One of the reasons the SNP prospers is because it has a cause. It is a small, mean, dismal cause, disguised in modern rhetoric but anchored in ancient resentments. Yet it is one that all party members from Nicola Sturgeon on down believe in and place at the centre of everything they do. The Tory party is led by men with no cause beyond the firm conviction that they should be in power and that others should not. Few of them could be described as Unionists if that term is to retain any substantive meaning. The Union is something they assume, not something they believe in.

If there were a few more Unionists in power, the government would not need to commission smoothly presented but politically wishful strategy documents. It would know from first principles that the constitution is reserved and that Westminster (properly, the Crown-in-Parliament-under-God) is sovereign. It would know that talk of the SNP winning a ‘mandate’ for a second Scexit referendum next May is a nonsense. A mandate for one parliament cannot be binding on another parliament and, more to the point, a mandate on a reserved matter cannot be achieved in an election to a devolved parliament. If you don’t believe that, you don’t believe in the United Kingdom, or at least not a United Kingdom that is long for this world.

Yes, the UK parliament can say ‘no’ to another referendum on independence. If next year the SNP wins every seat and region in Scotland and half of Norway too, the UK parliament can still say ‘no’. This should not have to be explained to the Prime Minister. He is supposed to know it. He is, after all, ‘Minister for the Union’. It’s true that ‘no’ isn’t enough but that doesn’t mean that it must be followed by ‘not yet’ or the sending of the family silver northwards on the Caledonian Sleeper. There is an alternative position in which the Prime Minister locates his backbone, states that the continued existence of the United Kingdom is not up for debate, and embarks on constitutional reform that puts the UK’s political integrity beyond doubt. If he doesn’t have the will or the stomach for such a fight, he should stand aside for someone who does, or grant the SNP their referendum now and be done with it. An American poet once remarked that ‘laws, like sausages, cease to inspire respect in proportion as we know how they are made’ and watching the Union being sliced up like salami does nothing for respect in the slices or the slicers.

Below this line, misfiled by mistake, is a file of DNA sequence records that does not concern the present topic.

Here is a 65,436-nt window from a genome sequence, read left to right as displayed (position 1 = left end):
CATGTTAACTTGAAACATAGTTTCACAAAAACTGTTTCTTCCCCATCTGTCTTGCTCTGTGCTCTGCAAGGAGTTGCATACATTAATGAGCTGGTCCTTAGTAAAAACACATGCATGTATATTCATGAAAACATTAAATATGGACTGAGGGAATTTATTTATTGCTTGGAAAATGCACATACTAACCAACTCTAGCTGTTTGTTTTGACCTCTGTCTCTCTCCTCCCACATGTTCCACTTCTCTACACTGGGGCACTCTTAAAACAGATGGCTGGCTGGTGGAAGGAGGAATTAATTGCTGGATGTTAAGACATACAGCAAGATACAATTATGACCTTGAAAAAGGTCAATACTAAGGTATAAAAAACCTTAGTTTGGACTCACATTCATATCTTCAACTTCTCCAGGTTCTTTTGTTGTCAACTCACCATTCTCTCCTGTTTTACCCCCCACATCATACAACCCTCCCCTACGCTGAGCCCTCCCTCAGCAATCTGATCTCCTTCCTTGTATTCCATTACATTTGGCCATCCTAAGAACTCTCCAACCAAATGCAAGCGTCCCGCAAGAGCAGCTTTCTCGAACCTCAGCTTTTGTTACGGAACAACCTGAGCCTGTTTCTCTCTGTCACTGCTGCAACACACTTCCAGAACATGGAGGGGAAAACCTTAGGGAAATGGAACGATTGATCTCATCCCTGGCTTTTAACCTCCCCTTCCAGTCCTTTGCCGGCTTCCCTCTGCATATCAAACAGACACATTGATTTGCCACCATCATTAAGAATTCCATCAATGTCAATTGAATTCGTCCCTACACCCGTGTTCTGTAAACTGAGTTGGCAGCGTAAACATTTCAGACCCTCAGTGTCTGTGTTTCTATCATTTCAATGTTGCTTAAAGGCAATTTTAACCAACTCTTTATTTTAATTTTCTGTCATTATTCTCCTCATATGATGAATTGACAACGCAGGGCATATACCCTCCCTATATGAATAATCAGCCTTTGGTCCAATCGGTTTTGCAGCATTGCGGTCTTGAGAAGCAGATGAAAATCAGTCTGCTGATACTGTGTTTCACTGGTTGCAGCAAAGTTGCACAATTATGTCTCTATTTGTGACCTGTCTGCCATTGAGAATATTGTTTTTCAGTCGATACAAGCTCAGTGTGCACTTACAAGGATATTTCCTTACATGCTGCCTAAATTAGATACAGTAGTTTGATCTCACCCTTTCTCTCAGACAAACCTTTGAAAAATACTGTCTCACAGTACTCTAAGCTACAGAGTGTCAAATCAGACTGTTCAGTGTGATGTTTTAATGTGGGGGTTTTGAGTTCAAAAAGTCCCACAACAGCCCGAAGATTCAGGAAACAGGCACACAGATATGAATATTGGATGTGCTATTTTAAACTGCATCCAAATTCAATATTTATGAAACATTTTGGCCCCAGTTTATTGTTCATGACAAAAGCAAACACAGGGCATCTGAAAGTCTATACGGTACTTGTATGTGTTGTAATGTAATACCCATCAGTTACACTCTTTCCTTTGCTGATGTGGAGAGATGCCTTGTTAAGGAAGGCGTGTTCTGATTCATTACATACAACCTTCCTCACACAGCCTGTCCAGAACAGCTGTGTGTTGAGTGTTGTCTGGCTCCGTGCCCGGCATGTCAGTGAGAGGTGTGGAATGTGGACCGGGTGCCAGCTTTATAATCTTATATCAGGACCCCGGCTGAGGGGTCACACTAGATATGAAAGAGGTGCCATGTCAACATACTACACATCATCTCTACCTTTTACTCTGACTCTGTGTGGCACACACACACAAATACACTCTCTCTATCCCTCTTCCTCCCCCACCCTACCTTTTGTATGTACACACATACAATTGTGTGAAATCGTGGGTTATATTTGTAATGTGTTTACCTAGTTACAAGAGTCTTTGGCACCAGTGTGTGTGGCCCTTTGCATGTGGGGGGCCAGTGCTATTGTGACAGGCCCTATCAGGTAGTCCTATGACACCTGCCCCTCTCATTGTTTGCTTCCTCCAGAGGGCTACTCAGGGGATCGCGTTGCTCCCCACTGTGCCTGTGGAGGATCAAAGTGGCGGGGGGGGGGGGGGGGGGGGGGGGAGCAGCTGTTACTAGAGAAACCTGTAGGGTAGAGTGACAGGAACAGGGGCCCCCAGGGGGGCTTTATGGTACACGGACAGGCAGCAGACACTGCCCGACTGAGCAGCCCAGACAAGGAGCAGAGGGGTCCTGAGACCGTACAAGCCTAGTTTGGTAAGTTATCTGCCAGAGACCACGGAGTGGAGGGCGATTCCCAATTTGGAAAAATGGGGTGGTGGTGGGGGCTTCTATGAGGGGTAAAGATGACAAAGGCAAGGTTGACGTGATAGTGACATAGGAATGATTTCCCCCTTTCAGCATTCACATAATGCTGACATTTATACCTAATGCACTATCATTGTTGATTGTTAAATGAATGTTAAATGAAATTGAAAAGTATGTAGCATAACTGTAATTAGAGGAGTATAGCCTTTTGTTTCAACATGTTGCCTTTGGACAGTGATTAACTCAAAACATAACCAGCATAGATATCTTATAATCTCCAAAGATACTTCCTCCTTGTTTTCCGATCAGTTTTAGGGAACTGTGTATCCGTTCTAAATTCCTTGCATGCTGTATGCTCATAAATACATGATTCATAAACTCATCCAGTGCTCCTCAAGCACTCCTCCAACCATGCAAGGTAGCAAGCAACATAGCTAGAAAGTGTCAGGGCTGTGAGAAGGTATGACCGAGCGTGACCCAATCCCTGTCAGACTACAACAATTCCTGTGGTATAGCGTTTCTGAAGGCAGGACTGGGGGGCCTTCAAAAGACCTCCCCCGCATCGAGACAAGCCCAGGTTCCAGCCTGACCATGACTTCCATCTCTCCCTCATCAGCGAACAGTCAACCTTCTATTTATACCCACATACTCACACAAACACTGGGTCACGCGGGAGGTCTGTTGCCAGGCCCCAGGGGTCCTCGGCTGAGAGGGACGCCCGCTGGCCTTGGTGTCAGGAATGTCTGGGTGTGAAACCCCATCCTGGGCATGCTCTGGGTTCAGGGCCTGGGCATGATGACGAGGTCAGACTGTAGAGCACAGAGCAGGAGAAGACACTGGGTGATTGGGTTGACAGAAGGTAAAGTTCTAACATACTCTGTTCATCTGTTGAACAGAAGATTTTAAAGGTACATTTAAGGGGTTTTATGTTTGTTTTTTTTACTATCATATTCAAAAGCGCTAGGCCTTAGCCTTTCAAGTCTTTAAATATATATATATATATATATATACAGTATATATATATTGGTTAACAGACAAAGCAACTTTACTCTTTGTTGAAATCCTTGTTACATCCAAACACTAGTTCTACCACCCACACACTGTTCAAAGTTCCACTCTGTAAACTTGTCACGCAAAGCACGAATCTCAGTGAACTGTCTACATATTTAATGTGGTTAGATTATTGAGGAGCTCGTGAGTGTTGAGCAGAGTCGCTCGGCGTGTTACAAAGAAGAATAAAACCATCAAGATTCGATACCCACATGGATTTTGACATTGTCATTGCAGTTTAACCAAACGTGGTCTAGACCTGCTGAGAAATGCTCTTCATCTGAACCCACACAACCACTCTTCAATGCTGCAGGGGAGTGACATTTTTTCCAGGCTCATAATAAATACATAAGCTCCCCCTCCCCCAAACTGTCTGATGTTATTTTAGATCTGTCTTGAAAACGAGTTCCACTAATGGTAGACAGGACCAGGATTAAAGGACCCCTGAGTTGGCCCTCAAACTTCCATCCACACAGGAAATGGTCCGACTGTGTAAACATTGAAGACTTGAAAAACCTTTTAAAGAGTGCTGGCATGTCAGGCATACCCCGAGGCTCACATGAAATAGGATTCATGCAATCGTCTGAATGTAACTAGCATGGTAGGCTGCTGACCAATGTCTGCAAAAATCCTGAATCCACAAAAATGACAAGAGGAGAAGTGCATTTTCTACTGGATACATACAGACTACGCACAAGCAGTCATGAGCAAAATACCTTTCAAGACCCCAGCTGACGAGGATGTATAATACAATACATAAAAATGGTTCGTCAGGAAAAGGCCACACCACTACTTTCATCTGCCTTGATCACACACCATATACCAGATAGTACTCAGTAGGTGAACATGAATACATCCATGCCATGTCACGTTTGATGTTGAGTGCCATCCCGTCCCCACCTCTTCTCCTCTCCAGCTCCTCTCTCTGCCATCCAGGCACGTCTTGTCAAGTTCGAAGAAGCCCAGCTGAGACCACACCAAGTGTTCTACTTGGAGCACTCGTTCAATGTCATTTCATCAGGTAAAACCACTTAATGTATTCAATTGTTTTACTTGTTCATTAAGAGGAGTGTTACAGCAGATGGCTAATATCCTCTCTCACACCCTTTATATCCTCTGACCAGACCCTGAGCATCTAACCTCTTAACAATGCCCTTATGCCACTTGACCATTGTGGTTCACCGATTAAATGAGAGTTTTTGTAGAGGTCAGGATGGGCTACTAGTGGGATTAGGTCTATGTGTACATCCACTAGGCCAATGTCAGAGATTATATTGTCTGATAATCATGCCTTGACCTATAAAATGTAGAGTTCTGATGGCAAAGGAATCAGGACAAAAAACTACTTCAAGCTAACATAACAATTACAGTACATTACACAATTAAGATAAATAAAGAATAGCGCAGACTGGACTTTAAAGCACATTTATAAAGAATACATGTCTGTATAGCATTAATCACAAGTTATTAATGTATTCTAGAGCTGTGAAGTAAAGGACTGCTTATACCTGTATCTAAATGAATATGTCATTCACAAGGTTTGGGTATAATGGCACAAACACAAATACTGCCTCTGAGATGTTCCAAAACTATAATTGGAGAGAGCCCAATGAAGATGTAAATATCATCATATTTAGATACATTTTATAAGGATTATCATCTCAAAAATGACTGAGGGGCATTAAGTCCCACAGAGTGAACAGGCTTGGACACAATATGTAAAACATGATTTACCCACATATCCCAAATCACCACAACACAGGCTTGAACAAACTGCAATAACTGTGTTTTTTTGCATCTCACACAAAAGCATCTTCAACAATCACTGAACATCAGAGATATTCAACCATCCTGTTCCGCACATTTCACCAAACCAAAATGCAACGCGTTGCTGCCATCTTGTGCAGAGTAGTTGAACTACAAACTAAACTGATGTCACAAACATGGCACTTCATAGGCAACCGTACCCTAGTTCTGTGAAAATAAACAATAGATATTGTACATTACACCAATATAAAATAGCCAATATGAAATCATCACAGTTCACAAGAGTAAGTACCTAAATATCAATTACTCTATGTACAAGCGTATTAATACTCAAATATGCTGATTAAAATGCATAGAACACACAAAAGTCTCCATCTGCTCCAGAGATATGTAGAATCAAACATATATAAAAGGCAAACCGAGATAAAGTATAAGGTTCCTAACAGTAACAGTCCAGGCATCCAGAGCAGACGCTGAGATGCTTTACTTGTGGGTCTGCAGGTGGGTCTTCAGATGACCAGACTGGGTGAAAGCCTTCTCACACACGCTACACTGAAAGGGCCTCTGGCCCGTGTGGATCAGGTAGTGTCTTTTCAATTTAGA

Tony Blair was a good prime minister but devolution, as designed, was his great historic error. It is perverse, then, that it is the one aspect of his legacy that the Tories — nominally, the Conservative and Unionist Party — are committed to continuing. At least New Labour had the excuse of taking a leap in the dark. The Tories have had two decades to examine devolution’s flaws and their only conclusion is ‘forward, the Light Brigade’. I see no evidence that Sir Keir Starmer is any more instinctive a Unionist than Boris Johnson, but I would like to think electoral arithmetic, if not old-fashioned Labour tribalism, would prevail upon him to put up a livelier fight. It wouldn’t take much to be livelier than this government, where knees are as weak as hearts are faint and the blood runs as cold as the spirit lingers low. Thus, Daisley’s third law: nothing worth conserving should be left too long in the hands of the Conservative party.

Got something to add? Join the discussion and comment below.

Show comments